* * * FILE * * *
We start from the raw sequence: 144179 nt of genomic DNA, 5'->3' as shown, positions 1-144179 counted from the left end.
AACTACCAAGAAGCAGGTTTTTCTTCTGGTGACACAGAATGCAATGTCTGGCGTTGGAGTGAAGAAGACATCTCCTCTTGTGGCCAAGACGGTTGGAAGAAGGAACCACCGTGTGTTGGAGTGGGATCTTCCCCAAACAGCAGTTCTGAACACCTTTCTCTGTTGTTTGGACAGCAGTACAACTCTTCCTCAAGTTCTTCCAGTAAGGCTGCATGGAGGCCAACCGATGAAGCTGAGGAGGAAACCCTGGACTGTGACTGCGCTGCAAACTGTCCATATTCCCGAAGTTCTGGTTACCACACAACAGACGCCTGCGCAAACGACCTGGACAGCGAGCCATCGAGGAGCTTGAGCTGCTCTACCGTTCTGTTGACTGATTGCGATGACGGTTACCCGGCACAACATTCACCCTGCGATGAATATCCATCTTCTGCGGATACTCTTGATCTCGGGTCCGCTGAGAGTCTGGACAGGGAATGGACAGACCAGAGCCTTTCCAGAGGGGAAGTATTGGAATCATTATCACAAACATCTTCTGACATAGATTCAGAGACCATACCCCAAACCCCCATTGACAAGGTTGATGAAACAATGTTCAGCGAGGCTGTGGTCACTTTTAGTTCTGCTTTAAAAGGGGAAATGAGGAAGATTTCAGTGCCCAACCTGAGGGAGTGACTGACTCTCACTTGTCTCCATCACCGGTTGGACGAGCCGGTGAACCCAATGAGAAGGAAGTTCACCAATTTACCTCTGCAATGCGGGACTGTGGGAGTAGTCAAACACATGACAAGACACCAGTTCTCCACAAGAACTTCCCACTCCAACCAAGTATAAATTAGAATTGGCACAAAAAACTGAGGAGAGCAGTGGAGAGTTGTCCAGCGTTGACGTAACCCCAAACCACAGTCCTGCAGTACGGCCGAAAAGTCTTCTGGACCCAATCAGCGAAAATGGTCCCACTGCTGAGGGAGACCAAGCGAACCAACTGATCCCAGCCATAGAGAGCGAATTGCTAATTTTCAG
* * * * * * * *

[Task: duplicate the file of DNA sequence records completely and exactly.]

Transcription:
We start from the raw sequence: 144179 nt of genomic DNA, 5'->3' as shown, positions 1-144179 counted from the left end.
AACTACCAAGAAGCAGGTTTTTCTTCTGGTGACACAGAATGCAATGTCTGGCGTTGGAGTGAAGAAGACATCTCCTCTTGTGGCCAAGACGGTTGGAAGAAGGAACCACCGTGTGTTGGAGTGGGATCTTCCCCAAACAGCAGTTCTGAACACCTTTCTCTGTTGTTTGGACAGCAGTACAACTCTTCCTCAAGTTCTTCCAGTAAGGCTGCATGGAGGCCAACCGATGAAGCTGAGGAGGAAACCCTGGACTGTGACTGCGCTGCAAACTGTCCATATTCCCGAAGTTCTGGTTACCACACAACAGACGCCTGCGCAAACGACCTGGACAGCGAGCCATCGAGGAGCTTGAGCTGCTCTACCGTTCTGTTGACTGATTGCGATGACGGTTACCCGGCACAACATTCACCCTGCGATGAATATCCATCTTCTGCGGATACTCTTGATCTCGGGTCCGCTGAGAGTCTGGACAGGGAATGGACAGACCAGAGCCTTTCCAGAGGGGAAGTATTGGAATCATTATCACAAACATCTTCTGACATAGATTCAGAGACCATACCCCAAACCCCCATTGACAAGGTTGATGAAACAATGTTCAGCGAGGCTGTGGTCACTTTTAGTTCTGCTTTAAAAGGGGAAATGAGGAAGATTTCAGTGCCCAACCTGAGGGAGTGACTGACTCTCACTTGTCTCCATCACCGGTTGGACGAGCCGGTGAACCCAATGAGAAGGAAGTTCACCAATTTACCTCTGCAATGCGGGACTGTGGGAGTAGTCAAACACATGACAAGACACCAGTTCTCCACAAGAACTTCCCACTCCAACCAAGTATAAATTAGAATTGGCACAAAAAACTGAGGAGAGCAGTGGAGAGTTGTCCAGCGTTGACGTAACCCCAAACCACAGTCCTGCAGTACGGCCGAAAAGTCTTCTGGACCCAATCAGCGAAAATGGTCCCACTGCTGAGGGAGACCAAGCGAACCAACTGATCCCAGCCATAGAGAGCGAATTGCTAATTTTCAG